From today’s reading in Tyndale’s One Year Chronological Bible dated 4/16:

David runs to the cave of Abdullah. His brothers and all his father’s house come to him. “And everyone who was in distress, everyone who was in debt, and everyone who was discontented gathered to him. So he became captain over them. And there were about four hundred men with him.” 

David, a man who puts his faith in the Lord, has become a refuge for those in distress. There is something about a person who is trusting in the Lord that draws others to them. And since David knows that his help comes from the Lord, he cries out to God:

  • “Be merciful to me, O God, be merciful to me! For my soul trusts in You; And in the shadow of Your wings I will make my refuge, until these calamities have passed by.” 
  • “I cry out to the Lord with my voice; with my voice to the Lord I make my supplication. I pour out my complaint before Him; I declare before Him my trouble.”
  • “You are my refuge, my portion in the land of the living. Attend to my cry, for I am brought very low; deliver me from my persecutors, for they are stronger than I. Bring my soul out of prison that I may praise Your name.”

The Lord hears David’s prayers and He protects David and the others by sending them mighty warriors from the tribe of Gad, Benjamin, and Judah who say, “We are on your side, O son of Jesse! Peace, peace to you, and peace to your helpers! For your God helps you.” Then David sends his parents to the king of Moab because he knows they would be safe there as his grandmother Ruth was a Moabite. And a prophet advises David to leave his cave and go to the land of Judah.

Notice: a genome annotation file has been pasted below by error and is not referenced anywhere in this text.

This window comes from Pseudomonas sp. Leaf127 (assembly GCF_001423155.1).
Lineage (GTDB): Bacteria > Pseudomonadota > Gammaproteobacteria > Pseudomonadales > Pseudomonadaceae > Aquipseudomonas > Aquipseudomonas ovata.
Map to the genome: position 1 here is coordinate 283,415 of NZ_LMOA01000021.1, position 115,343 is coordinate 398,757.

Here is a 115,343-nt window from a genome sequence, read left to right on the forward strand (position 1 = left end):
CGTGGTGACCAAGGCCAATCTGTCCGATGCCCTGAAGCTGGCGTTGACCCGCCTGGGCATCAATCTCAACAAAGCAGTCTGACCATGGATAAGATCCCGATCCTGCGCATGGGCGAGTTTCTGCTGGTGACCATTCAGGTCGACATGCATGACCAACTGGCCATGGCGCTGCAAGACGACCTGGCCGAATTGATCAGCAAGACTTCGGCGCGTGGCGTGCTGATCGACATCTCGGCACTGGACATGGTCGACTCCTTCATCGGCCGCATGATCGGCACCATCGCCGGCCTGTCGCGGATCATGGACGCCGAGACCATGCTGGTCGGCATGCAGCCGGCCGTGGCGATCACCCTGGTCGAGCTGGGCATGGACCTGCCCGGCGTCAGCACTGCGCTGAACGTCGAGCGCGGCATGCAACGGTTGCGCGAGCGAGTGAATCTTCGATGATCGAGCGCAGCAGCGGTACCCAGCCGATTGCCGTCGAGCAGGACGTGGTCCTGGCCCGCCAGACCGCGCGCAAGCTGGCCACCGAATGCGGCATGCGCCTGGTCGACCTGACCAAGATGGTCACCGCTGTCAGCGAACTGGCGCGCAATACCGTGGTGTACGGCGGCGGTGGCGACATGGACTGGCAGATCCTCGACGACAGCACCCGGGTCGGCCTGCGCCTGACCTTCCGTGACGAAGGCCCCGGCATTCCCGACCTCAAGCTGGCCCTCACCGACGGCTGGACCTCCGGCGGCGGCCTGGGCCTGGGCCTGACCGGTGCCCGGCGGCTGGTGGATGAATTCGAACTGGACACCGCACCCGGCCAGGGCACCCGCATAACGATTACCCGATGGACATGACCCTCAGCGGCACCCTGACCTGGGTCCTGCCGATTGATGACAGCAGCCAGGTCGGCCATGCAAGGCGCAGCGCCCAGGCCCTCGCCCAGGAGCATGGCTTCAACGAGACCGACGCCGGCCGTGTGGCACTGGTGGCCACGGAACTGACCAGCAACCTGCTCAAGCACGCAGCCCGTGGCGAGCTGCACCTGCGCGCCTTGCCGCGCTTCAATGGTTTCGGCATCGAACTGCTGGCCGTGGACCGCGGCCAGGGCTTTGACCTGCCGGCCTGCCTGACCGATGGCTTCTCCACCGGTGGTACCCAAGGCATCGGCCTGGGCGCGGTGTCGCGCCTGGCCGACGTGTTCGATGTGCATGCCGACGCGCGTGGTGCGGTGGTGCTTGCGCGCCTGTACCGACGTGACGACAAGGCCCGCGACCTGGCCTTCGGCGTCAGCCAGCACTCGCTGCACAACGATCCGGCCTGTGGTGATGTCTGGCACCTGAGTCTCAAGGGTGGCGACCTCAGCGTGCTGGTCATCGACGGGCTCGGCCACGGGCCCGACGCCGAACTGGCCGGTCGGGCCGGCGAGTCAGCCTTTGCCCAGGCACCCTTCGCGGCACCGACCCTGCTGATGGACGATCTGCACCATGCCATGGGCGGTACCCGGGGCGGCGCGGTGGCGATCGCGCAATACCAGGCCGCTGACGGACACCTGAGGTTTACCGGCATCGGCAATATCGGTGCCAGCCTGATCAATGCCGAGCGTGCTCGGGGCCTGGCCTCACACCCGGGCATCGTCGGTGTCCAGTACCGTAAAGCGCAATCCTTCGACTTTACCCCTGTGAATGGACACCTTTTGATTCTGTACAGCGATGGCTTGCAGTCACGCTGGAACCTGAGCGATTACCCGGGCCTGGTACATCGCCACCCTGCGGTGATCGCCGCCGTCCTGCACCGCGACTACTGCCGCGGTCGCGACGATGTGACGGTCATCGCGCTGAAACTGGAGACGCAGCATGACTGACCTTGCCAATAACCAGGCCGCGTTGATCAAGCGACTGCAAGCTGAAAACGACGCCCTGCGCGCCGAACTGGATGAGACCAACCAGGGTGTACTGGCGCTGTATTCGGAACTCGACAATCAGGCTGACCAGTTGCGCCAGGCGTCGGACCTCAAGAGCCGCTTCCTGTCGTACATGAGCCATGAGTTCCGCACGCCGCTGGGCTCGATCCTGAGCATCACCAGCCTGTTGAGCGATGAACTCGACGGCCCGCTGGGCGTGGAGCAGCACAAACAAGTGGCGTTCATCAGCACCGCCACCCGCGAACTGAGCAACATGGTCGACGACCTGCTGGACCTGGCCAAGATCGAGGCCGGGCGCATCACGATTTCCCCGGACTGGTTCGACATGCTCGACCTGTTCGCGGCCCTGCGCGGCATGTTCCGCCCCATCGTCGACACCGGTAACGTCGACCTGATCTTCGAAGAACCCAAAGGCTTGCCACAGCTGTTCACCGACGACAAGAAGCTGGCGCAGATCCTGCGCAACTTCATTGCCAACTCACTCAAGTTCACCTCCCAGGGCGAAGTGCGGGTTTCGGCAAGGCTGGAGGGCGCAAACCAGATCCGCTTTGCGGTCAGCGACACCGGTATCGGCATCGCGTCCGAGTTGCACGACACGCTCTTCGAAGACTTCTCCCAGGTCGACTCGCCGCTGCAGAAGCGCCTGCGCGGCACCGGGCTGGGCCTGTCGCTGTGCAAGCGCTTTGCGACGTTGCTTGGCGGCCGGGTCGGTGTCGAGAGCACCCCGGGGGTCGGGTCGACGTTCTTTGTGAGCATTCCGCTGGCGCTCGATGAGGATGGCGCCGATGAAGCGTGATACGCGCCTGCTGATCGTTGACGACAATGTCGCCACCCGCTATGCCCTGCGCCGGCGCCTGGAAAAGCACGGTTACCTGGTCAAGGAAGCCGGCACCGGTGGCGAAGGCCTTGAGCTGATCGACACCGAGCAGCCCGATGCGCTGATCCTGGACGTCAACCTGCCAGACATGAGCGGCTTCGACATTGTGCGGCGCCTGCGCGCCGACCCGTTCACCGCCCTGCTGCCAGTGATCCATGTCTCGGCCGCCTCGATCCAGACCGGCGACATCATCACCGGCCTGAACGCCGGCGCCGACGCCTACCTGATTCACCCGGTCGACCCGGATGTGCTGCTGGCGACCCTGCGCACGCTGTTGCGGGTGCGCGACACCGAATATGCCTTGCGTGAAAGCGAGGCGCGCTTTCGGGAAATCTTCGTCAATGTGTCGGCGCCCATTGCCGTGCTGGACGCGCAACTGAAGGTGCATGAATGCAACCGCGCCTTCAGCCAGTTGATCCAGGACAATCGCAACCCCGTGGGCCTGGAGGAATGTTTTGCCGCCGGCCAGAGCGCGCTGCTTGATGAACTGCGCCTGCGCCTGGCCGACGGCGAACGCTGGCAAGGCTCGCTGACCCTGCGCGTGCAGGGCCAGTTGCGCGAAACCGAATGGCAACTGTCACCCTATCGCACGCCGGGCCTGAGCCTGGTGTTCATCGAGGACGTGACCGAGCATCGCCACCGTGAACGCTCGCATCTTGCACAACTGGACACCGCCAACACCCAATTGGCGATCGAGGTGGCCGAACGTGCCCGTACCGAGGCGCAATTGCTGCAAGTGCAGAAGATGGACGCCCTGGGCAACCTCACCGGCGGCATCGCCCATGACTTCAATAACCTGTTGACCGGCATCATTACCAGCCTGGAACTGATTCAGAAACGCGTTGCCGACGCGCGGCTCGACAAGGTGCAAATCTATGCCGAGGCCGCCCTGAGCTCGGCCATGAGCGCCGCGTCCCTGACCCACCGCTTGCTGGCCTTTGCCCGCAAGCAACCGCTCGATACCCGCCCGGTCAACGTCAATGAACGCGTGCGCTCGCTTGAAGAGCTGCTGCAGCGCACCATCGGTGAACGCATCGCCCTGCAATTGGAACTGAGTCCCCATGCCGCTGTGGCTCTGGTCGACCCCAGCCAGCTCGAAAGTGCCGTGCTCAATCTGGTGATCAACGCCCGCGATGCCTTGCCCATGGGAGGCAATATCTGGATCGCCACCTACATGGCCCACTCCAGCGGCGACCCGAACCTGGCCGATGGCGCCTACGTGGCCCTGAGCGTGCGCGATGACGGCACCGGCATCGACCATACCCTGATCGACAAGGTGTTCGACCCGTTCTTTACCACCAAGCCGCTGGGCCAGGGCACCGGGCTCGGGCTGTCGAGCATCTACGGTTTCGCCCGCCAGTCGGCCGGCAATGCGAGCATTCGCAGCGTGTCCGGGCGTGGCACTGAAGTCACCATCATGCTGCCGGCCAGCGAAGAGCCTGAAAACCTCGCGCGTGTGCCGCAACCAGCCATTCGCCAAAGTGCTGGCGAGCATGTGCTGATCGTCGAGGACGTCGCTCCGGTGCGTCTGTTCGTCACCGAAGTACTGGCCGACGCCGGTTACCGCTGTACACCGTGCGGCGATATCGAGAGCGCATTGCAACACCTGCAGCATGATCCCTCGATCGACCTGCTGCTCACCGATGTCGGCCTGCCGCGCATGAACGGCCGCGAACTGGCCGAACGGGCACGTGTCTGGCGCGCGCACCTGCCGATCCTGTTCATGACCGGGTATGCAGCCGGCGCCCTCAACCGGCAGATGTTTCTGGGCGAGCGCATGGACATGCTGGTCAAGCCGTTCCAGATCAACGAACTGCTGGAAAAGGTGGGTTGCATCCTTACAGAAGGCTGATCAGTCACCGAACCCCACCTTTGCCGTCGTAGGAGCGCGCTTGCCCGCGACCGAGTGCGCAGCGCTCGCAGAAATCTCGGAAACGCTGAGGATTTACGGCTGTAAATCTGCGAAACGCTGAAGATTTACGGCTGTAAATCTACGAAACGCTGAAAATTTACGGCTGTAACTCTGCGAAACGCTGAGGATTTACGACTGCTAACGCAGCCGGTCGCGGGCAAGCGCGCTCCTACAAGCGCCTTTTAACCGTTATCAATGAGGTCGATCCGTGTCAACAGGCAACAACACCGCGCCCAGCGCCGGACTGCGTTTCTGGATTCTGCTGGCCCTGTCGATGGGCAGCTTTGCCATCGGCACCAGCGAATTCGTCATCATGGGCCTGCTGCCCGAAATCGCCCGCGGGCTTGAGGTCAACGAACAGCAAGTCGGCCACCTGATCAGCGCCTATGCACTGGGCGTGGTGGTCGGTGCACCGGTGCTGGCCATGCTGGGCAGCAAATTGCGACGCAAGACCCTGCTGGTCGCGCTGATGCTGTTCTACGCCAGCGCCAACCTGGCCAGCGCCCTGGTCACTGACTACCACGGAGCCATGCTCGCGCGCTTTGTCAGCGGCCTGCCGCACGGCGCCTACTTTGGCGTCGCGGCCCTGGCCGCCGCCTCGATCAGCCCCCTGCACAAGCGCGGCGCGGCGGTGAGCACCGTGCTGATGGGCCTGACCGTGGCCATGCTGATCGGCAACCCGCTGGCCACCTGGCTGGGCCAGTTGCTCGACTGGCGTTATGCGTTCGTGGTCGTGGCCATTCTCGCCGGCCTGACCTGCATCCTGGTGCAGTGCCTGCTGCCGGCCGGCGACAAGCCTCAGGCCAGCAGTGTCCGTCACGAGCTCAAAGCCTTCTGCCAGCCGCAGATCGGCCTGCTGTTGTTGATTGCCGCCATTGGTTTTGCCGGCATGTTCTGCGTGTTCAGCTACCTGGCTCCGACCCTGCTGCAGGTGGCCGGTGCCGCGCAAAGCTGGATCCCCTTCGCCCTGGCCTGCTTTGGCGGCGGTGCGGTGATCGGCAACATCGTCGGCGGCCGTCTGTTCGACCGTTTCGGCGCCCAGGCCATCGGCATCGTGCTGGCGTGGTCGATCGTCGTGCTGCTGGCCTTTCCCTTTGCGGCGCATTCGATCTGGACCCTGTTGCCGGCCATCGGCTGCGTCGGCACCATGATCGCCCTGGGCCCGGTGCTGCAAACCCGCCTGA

Doeg, the Edomite who saw Ahimelech the priest help David, eagerly reports back all that he saw to Saul. Saul repaid innocent Ahimelech’s kindness to David with murder. “So Doeg the Edomite turned and struck the priests, and killed on that day eighty-five men who wore a linen ephod. Also Nob, the city of the priests, he struck with the edge of the sword, both men and women, children and nursing infants, oxen and donkeys and sheep—with the edge of the sword.” However, one of Ahimelech‘s sons, Abiathar, escapes and tells David that Saul killed the Lord’s priest. David says to Abiathar, “Stay with me, do not fear. For he who seeks my life seeks your life, but with me you shall be safe.”

How can David say do not fear while he is quarantined in the wilderness trying to escape death? It is because David knows that God is sovereign over all, including evil. At the news of Doeg murdering the priest, David writes, “Why do you boast in evil, O mighty man? The goodness of God endures continually…You love evil more than good…God shall likewise destroy you forever…The righteous also shall see and fear, and shall laugh at him, saying, ‘Here is the man who did not make God his strength, but trusted in the abundance of his riches, and strengthened himself in his wickedness.’ But I am like a green olive tree in the house of God; I trust in the mercy of God forever and ever. I will praise You forever, because You have done it; and in the presence of Your saints; I will wait on Your name, for it is good.”

We end the reading with David saving the town of Keilah from the Philistines. When Saul catches wind that David is in Keliah, he gathers his men to go to war against David and his men. Tomorrow David is on the run from Saul once again but this time David has an opportunity to kill Saul. Keep reading to see if David repays Saul for the evil Saul has shown him.

(1 Samuel 22:1-2, Psalm 57, Psalm 142, 1 Chronicles 12:8-18, 1 Samuel 22:3-23, Psalm 52, I samuel 23:1-12)


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